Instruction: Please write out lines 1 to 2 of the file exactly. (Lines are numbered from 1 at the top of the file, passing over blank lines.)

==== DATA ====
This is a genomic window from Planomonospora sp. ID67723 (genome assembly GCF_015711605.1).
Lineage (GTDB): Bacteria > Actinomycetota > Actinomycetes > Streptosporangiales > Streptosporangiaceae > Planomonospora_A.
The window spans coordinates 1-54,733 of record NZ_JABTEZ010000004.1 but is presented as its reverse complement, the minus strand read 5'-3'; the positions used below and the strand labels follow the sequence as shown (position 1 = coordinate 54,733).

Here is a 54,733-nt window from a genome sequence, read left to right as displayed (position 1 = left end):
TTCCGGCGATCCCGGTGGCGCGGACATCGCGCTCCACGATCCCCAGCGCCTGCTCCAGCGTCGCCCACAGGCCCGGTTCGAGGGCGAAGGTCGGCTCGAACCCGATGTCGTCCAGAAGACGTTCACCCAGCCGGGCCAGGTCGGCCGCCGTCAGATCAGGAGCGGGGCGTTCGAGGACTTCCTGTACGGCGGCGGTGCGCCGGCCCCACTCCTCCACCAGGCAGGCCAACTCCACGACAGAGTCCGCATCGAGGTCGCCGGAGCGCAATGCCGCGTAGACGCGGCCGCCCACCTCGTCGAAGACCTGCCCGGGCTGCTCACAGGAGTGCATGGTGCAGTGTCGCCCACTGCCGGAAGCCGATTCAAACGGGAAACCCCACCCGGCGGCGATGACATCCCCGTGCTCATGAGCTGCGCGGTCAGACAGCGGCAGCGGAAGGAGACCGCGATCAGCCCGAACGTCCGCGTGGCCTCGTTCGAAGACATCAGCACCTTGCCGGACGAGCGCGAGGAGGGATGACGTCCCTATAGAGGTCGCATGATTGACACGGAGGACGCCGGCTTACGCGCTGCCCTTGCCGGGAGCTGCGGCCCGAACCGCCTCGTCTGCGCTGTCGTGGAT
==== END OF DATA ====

This is a genomic window from Planomonospora sp. ID67723 (genome assembly GCF_015711605.1).
Lineage (GTDB): Bacteria > Actinomycetota > Actinomycetes > Streptosporangiales > Streptosporangiaceae > Planomonospora_A.